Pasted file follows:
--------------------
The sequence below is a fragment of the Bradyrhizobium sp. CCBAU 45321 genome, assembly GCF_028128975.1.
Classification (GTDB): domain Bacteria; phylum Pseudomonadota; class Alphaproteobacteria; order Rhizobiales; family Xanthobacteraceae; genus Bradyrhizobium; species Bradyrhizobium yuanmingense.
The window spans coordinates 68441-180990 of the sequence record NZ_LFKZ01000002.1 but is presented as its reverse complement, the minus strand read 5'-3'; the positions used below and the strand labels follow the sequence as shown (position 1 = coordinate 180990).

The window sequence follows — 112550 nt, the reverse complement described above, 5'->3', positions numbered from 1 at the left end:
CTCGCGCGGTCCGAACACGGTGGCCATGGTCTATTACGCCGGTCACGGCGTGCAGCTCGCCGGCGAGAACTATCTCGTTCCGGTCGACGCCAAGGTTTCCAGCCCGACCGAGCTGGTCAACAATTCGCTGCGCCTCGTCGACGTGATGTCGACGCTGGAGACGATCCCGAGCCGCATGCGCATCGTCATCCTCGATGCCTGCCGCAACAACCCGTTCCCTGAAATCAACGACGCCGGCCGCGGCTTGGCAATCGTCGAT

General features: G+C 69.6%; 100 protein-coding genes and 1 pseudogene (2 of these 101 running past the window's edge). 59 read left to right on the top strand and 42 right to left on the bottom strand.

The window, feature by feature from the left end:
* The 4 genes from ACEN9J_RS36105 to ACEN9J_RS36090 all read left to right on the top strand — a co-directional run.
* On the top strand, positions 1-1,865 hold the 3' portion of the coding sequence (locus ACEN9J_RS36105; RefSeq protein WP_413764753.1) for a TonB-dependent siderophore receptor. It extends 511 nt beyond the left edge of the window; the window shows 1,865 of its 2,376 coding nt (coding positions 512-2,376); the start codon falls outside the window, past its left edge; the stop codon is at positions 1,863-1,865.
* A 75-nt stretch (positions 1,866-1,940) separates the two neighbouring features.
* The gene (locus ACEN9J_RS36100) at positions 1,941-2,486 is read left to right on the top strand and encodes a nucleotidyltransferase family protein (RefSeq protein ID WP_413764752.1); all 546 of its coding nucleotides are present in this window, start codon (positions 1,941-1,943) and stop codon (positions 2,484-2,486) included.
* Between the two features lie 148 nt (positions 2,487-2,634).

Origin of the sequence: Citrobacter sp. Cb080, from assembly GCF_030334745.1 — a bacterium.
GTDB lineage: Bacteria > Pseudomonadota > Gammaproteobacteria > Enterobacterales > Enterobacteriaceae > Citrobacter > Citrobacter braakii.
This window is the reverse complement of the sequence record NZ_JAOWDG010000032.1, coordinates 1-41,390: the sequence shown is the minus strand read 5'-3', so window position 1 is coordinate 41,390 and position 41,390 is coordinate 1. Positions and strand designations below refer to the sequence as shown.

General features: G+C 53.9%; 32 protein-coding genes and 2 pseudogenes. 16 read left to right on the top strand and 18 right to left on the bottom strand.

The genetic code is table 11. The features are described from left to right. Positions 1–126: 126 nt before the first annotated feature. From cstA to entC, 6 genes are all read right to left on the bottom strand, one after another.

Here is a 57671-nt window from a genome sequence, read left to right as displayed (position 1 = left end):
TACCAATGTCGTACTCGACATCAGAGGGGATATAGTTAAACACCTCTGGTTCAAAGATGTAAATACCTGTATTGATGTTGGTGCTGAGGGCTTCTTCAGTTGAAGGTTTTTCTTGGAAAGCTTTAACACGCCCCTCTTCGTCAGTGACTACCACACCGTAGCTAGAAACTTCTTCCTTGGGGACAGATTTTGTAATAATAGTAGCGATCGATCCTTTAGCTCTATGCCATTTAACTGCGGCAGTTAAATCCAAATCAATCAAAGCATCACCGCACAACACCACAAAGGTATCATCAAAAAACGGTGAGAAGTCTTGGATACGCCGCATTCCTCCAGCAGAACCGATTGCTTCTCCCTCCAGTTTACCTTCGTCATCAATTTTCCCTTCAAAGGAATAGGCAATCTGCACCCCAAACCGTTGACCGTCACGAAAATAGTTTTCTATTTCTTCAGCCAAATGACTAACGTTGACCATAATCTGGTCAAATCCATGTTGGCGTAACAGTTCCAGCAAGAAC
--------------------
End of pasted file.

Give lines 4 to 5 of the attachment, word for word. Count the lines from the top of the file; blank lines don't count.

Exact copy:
The window sequence follows — 112550 nt, the reverse complement described above, 5'->3', positions numbered from 1 at the left end:
CTCGCGCGGTCCGAACACGGTGGCCATGGTCTATTACGCCGGTCACGGCGTGCAGCTCGCCGGCGAGAACTATCTCGTTCCGGTCGACGCCAAGGTTTCCAGCCCGACCGAGCTGGTCAACAATTCGCTGCGCCTCGTCGACGTGATGTCGACGCTGGAGACGATCCCGAGCCGCATGCGCATCGTCATCCTCGATGCCTGCCGCAACAACCCGTTCCCTGAAATCAACGACGCCGGCCGCGGCTTGGCAATCGTCGAT